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Alessandro Crescenzi (cardinal)

Alessandro Crescenzi
Cardinal Priest of Santa Prisca
Church Catholic Church
In office 1675–1688
Predecessor Carlo Pio di Savoia
Successor Marcello Durazzo
Orders
Consecration 26 July 1643

by Alessandro Cesarini (iuniore)
Created cardinal 27 May 1675
Rank Cardinal Priest
Personal details
Born 1607

Rome, Italy
Died 8 May 1688 (age 81)

Rome, Italy
Nationality Italian
Previous post Bishop of Termoli (1643–1644)

Bishop of Ortona a Mare e Campli (1644–1652)

Bishop of Bitonto (1652–1668)

Titular Patriarch of Alexandria (1671–1676)

Archbishop (Personal Title) of Recanati e Loreto (1676–1682)

Camerlengo of the Sacred College of Cardinals (1685–1688)

Alessandro Crescenzi, C.R.S. (1607 – 8 May 1688) was a Roman Catholic cardinal who served as Camerlengo of the Sacred College of Cardinals (1685–1688), Archbishop (Personal Title) of Recanati e Loreto (1676–1682), Titular Patriarch of Alexandria (1671–1676), Bishop of Bitonto (1652–1668), Bishop of Ortona a Mare e Campli (1644–1652), and Bishop of Termoli (1643–1644).[1][2]

Biography [ edit ]

Alessandro Agostino Crescenzi was born in Rome, Italy, in 1607, the son of Giovanni Battista Crescenzi and Anna Massimi.[1] He is related to Cardinal Marcello Crescenzi (named 1542) and is the nephew of Cardinal Pier Paolo Crescenzi (named 1611).[1] He was ordained a priest in the Ordo Clericorum Regularium a Somascha.[1][2]

On 13 July 1643, he was elected during the papacy of Pope Urban VIII as Bishop of Termoli.[1][2] On 26 July 1643, he was consecrated bishop by Alessandro Cesarini (iuniore),[1] Cardinal-Deacon of Sant'Eustachio.[2]

On 13 June 1644, he was appointed during the papacy of Pope Urban VIII as Bishop of Ortona a Mare e Campli.[1][2]

On 26 August 1652, he was appointed during the papacy of Pope Innocent X as Bishop of Bitonto.[1][2] He was named nuncio in Savoy by Pope Innocent X where he served until 1658.[1]

On 14 May 1668, he resigned as Bishop of Bitonto.[1][2] On 23 December 1670, he was named Prefect of the Cubiculi of His Holiness.[1] On 19 January 1671, he was promoted by Pope Clement X as Titular Patriarch of Alexandria.[1][2] On 27 May 1675, he was installed as Cardinal Priest of Santa Prisca in the consistory of 1675.[1][2]

On 24 February 1676, he was appointed during the papacy of Pope Clement X as Bishop of Recanati e Loreto where he served until his resignation on 9 January 1682.[1][2] As cardinal, he participated in the conclave of 1676 which elected Pope Innocent XI.[1] On 9 April 1685, he was named camerlengo of the Sacred College of Cardinals.[1]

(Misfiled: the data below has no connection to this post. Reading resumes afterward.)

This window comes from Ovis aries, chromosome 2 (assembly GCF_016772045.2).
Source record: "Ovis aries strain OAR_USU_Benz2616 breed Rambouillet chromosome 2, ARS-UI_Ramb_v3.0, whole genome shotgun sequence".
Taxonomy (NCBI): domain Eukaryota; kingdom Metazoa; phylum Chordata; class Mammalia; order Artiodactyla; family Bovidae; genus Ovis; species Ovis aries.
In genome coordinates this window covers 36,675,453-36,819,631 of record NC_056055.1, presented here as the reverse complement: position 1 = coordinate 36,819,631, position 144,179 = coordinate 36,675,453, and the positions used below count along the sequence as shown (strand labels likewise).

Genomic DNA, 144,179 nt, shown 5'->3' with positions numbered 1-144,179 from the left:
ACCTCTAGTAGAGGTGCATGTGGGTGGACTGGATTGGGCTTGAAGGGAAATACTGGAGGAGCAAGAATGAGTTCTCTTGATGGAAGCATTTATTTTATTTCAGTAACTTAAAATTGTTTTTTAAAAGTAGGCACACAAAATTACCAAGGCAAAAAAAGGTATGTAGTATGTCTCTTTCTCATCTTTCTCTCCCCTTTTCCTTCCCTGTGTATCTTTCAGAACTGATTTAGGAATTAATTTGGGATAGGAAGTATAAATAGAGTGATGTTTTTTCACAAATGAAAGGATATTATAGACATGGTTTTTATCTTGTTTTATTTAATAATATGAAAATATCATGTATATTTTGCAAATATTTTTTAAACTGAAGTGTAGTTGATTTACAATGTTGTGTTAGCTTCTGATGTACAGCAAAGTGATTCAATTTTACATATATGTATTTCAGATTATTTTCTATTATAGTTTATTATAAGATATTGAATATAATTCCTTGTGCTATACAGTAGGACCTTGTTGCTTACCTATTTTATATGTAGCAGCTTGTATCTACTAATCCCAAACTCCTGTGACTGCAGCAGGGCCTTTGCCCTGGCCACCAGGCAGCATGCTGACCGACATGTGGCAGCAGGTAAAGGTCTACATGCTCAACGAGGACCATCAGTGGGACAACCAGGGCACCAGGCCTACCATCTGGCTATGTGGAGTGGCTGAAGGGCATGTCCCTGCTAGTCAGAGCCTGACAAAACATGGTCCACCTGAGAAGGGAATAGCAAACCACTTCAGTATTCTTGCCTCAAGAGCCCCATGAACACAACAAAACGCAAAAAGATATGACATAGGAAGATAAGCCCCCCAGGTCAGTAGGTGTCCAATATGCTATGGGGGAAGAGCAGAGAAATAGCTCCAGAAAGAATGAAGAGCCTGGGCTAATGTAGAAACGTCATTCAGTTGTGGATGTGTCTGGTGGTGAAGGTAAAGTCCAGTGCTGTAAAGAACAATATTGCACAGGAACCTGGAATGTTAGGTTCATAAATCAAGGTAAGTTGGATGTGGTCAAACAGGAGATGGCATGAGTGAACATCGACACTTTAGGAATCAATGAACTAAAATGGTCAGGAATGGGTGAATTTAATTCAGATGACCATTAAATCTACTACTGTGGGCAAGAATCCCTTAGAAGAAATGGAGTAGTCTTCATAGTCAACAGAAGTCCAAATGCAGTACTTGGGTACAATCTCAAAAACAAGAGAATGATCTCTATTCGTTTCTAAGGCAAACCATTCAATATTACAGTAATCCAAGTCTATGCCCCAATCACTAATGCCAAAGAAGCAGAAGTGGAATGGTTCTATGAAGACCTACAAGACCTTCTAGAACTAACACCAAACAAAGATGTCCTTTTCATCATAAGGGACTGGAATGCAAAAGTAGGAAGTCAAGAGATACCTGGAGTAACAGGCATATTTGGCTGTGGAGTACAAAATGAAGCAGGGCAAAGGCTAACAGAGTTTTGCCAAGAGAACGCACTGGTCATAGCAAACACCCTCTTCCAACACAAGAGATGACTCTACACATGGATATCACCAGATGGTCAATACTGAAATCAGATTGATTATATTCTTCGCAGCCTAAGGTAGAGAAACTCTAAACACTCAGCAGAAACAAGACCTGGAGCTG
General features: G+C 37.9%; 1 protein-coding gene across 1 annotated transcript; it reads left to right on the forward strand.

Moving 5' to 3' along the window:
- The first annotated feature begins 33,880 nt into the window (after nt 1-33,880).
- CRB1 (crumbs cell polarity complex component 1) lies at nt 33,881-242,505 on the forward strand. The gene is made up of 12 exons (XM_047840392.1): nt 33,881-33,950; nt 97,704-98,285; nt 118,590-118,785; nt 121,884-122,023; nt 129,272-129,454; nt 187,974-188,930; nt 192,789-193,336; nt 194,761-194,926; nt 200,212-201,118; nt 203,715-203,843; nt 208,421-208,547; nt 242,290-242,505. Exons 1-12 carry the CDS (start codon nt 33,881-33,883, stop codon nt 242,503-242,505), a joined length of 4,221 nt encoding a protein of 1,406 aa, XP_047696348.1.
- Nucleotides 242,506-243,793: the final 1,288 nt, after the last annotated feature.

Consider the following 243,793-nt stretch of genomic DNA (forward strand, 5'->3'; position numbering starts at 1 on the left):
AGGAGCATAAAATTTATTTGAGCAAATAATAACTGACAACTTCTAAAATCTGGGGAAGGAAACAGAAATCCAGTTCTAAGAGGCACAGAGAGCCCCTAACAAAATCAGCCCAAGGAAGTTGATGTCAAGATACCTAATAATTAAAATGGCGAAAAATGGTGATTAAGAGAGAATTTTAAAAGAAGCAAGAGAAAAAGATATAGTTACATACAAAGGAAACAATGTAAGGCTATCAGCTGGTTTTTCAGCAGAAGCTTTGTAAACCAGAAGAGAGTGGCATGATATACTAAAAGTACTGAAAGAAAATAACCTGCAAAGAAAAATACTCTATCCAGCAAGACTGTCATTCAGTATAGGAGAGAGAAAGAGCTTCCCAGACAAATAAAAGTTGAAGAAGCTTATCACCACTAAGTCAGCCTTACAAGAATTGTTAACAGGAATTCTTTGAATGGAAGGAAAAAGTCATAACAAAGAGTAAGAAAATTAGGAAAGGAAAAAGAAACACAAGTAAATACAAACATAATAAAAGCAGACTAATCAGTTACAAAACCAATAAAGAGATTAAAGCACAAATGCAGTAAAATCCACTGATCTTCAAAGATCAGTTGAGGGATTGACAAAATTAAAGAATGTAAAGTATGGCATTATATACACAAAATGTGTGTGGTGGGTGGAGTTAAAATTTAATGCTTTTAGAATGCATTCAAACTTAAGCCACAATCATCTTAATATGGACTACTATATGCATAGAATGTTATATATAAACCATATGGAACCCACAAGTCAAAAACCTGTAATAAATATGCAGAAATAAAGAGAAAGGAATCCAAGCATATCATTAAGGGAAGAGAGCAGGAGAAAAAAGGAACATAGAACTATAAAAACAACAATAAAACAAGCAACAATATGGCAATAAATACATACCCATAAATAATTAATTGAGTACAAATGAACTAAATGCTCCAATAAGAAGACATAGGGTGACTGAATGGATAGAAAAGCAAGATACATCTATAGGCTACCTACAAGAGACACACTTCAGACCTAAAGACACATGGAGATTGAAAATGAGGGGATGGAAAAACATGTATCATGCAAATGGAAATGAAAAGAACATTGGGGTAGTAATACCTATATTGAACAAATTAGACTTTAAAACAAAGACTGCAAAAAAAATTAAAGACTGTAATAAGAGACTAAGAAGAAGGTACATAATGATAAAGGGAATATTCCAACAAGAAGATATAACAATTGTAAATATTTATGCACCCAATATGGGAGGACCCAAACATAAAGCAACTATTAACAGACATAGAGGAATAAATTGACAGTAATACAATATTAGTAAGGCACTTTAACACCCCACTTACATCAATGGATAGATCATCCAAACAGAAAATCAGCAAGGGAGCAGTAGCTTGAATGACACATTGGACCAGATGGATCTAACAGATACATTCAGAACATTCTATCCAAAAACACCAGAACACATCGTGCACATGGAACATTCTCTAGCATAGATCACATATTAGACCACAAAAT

He died on 8 May 1688 in Rome and is buried in the church of S. Maria in Vallicella in the same city.[1]

Episcopal succession [ edit ]

While bishop, he was the principal consecrator of:[2]

and the principal co-consecrator of:[2]

References [ edit ]

  1. ^ a b c d e f g h i j k l m n o p q Miranda, Salvador. "CRESCENZI, C.R.S., Alessandro (1607-1688)". The Cardinals of the Holy Roman Church. Retrieved 29 February 2016.
  2. ^ a b c d e f g h i j k l Cheney, David M. "Alessandro Cardinal Crescenzi, C.R.S." Catholic-Hierarchy.org. Retrieved June 16, 2018. [self-published]

External links and additional sources [ edit ]

Catholic Church titles
Preceded by

Gerolamo Cappello
Bishop of Termoli

1643–1644
Succeeded by

Cherubino Manzoni
Preceded by

Francesco Antonio Biondo
Bishop of Ortona a Mare e Campli

1644–1652
Succeeded by

Carlo Bonafaccia
Preceded by

Giovanni Battista Landi
Apostolic Nuncio to Savoy

1646–1658
Succeeded by

Carlo Roberti de' Vittori
Preceded by

Fabrizio Carafa (bishop)
Bishop of Bitonto

1652–1668
Succeeded by

Tommaso Acquaviva d'Aragona
Preceded by

Federico Borromeo (iuniore)
Titular Patriarch of Alexandria

1671–1676
Succeeded by

Aloysius Bevilacqua
Preceded by

Giacinto Cordella
Archbishop (Personal Title) of Recanati e Loreto

1676–1682
Succeeded by

Guarnerio Guarnieri
Preceded by

Girolamo Gastaldi
Camerlengo of the Sacred College of Cardinals

1685–1688
Succeeded by

Galeazzo Marescotti
Preceded by

Carlo Pio di Savoia
Cardinal Priest of Santa Prisca

1675–1688
Succeeded by

Marcello Durazzo
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